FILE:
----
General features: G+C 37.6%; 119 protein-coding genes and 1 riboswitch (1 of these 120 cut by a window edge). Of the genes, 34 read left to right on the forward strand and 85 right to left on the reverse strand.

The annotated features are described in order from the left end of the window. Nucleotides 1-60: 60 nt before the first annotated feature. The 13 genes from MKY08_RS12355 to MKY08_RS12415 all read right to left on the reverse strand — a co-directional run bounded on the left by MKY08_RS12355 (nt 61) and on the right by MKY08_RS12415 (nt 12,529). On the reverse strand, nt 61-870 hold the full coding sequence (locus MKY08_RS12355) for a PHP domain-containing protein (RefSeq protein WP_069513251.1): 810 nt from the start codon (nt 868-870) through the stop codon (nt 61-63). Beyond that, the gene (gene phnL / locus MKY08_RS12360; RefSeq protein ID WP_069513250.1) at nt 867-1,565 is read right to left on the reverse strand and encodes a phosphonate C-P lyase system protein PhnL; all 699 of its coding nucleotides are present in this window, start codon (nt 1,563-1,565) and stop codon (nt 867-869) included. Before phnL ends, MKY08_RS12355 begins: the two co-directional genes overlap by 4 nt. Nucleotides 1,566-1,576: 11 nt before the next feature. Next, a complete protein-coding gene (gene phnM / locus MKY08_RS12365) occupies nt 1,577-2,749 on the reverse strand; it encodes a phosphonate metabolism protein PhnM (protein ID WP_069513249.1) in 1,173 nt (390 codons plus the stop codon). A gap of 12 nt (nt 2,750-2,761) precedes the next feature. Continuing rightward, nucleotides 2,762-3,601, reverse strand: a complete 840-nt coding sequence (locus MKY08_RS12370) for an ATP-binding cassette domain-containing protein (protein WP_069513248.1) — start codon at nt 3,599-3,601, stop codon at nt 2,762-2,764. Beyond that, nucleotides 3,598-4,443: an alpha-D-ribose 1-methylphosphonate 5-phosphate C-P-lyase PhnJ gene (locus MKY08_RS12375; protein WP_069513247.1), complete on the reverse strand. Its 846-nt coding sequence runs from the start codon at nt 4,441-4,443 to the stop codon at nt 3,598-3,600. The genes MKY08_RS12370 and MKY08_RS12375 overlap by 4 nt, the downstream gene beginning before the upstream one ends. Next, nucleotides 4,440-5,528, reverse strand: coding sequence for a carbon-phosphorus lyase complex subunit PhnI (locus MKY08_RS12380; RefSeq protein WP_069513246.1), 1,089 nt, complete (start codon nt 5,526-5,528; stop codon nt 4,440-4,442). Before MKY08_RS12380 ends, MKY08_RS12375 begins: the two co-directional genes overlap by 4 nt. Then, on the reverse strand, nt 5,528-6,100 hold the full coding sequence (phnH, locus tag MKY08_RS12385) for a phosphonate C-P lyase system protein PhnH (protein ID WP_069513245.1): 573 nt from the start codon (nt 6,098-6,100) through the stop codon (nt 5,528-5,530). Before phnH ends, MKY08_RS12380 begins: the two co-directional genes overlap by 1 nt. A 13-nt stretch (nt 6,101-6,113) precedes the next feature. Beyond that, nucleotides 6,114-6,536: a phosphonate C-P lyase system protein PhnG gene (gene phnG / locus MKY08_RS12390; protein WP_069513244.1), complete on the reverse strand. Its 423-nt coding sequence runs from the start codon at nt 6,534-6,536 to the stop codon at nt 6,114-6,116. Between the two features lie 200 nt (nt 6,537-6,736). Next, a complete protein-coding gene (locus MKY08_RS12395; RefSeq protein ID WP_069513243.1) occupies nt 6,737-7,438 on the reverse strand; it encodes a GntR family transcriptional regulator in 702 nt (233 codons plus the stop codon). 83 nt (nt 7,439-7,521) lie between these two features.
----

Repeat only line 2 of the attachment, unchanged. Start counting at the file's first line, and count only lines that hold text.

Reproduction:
The annotated features are described in order from the left end of the window. Nucleotides 1-60: 60 nt before the first annotated feature. The 13 genes from MKY08_RS12355 to MKY08_RS12415 all read right to left on the reverse strand — a co-directional run bounded on the left by MKY08_RS12355 (nt 61) and on the right by MKY08_RS12415 (nt 12,529). On the reverse strand, nt 61-870 hold the full coding sequence (locus MKY08_RS12355) for a PHP domain-containing protein (RefSeq protein WP_069513251.1): 810 nt from the start codon (nt 868-870) through the stop codon (nt 61-63). Beyond that, the gene (gene phnL / locus MKY08_RS12360; RefSeq protein ID WP_069513250.1) at nt 867-1,565 is read right to left on the reverse strand and encodes a phosphonate C-P lyase system protein PhnL; all 699 of its coding nucleotides are present in this window, start codon (nt 1,563-1,565) and stop codon (nt 867-869) included. Before phnL ends, MKY08_RS12355 begins: the two co-directional genes overlap by 4 nt. Nucleotides 1,566-1,576: 11 nt before the next feature. Next, a complete protein-coding gene (gene phnM / locus MKY08_RS12365) occupies nt 1,577-2,749 on the reverse strand; it encodes a phosphonate metabolism protein PhnM (protein ID WP_069513249.1) in 1,173 nt (390 codons plus the stop codon). A gap of 12 nt (nt 2,750-2,761) precedes the next feature. Continuing rightward, nucleotides 2,762-3,601, reverse strand: a complete 840-nt coding sequence (locus MKY08_RS12370) for an ATP-binding cassette domain-containing protein (protein WP_069513248.1) — start codon at nt 3,599-3,601, stop codon at nt 2,762-2,764. Beyond that, nucleotides 3,598-4,443: an alpha-D-ribose 1-methylphosphonate 5-phosphate C-P-lyase PhnJ gene (locus MKY08_RS12375; protein WP_069513247.1), complete on the reverse strand. Its 846-nt coding sequence runs from the start codon at nt 4,441-4,443 to the stop codon at nt 3,598-3,600. The genes MKY08_RS12370 and MKY08_RS12375 overlap by 4 nt, the downstream gene beginning before the upstream one ends. Next, nucleotides 4,440-5,528, reverse strand: coding sequence for a carbon-phosphorus lyase complex subunit PhnI (locus MKY08_RS12380; RefSeq protein WP_069513246.1), 1,089 nt, complete (start codon nt 5,526-5,528; stop codon nt 4,440-4,442). Before MKY08_RS12380 ends, MKY08_RS12375 begins: the two co-directional genes overlap by 4 nt. Then, on the reverse strand, nt 5,528-6,100 hold the full coding sequence (phnH, locus tag MKY08_RS12385) for a phosphonate C-P lyase system protein PhnH (protein ID WP_069513245.1): 573 nt from the start codon (nt 6,098-6,100) through the stop codon (nt 5,528-5,530). Before phnH ends, MKY08_RS12380 begins: the two co-directional genes overlap by 1 nt. A 13-nt stretch (nt 6,101-6,113) precedes the next feature. Beyond that, nucleotides 6,114-6,536: a phosphonate C-P lyase system protein PhnG gene (gene phnG / locus MKY08_RS12390; protein WP_069513244.1), complete on the reverse strand. Its 423-nt coding sequence runs from the start codon at nt 6,534-6,536 to the stop codon at nt 6,114-6,116. Between the two features lie 200 nt (nt 6,537-6,736). Next, a complete protein-coding gene (locus MKY08_RS12395; RefSeq protein ID WP_069513243.1) occupies nt 6,737-7,438 on the reverse strand; it encodes a GntR family transcriptional regulator in 702 nt (233 codons plus the stop codon). 83 nt (nt 7,439-7,521) lie between these two features.